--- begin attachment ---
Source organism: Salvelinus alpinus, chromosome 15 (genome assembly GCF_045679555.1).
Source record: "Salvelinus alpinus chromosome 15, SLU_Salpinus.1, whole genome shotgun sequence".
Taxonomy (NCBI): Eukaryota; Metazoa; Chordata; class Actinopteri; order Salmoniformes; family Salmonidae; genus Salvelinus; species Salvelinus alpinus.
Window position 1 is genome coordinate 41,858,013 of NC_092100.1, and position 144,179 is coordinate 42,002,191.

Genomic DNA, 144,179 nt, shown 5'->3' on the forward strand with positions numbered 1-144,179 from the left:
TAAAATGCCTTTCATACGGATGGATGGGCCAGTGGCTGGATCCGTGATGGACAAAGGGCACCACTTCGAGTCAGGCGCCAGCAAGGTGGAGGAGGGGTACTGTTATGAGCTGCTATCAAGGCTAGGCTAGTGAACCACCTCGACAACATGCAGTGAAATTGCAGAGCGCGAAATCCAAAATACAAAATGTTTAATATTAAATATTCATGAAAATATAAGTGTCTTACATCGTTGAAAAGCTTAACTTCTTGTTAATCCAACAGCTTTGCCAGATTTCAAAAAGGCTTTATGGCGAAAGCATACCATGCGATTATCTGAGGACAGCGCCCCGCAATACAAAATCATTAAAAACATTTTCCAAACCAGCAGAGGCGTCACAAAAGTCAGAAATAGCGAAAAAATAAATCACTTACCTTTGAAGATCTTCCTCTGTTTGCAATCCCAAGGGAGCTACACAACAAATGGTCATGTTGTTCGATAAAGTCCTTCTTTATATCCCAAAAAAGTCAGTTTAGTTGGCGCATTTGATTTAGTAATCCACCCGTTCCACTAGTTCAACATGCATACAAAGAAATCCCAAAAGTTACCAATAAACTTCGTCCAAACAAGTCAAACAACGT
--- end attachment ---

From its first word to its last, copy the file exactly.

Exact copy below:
Source organism: Salvelinus alpinus, chromosome 15 (genome assembly GCF_045679555.1).
Source record: "Salvelinus alpinus chromosome 15, SLU_Salpinus.1, whole genome shotgun sequence".
Taxonomy (NCBI): Eukaryota; Metazoa; Chordata; class Actinopteri; order Salmoniformes; family Salmonidae; genus Salvelinus; species Salvelinus alpinus.
Window position 1 is genome coordinate 41,858,013 of NC_092100.1, and position 144,179 is coordinate 42,002,191.

Genomic DNA, 144,179 nt, shown 5'->3' on the forward strand with positions numbered 1-144,179 from the left:
TAAAATGCCTTTCATACGGATGGATGGGCCAGTGGCTGGATCCGTGATGGACAAAGGGCACCACTTCGAGTCAGGCGCCAGCAAGGTGGAGGAGGGGTACTGTTATGAGCTGCTATCAAGGCTAGGCTAGTGAACCACCTCGACAACATGCAGTGAAATTGCAGAGCGCGAAATCCAAAATACAAAATGTTTAATATTAAATATTCATGAAAATATAAGTGTCTTACATCGTTGAAAAGCTTAACTTCTTGTTAATCCAACAGCTTTGCCAGATTTCAAAAAGGCTTTATGGCGAAAGCATACCATGCGATTATCTGAGGACAGCGCCCCGCAATACAAAATCATTAAAAACATTTTCCAAACCAGCAGAGGCGTCACAAAAGTCAGAAATAGCGAAAAAATAAATCACTTACCTTTGAAGATCTTCCTCTGTTTGCAATCCCAAGGGAGCTACACAACAAATGGTCATGTTGTTCGATAAAGTCCTTCTTTATATCCCAAAAAAGTCAGTTTAGTTGGCGCATTTGATTTAGTAATCCACCCGTTCCACTAGTTCAACATGCATACAAAGAAATCCCAAAAGTTACCAATAAACTTCGTCCAAACAAGTCAAACAACGT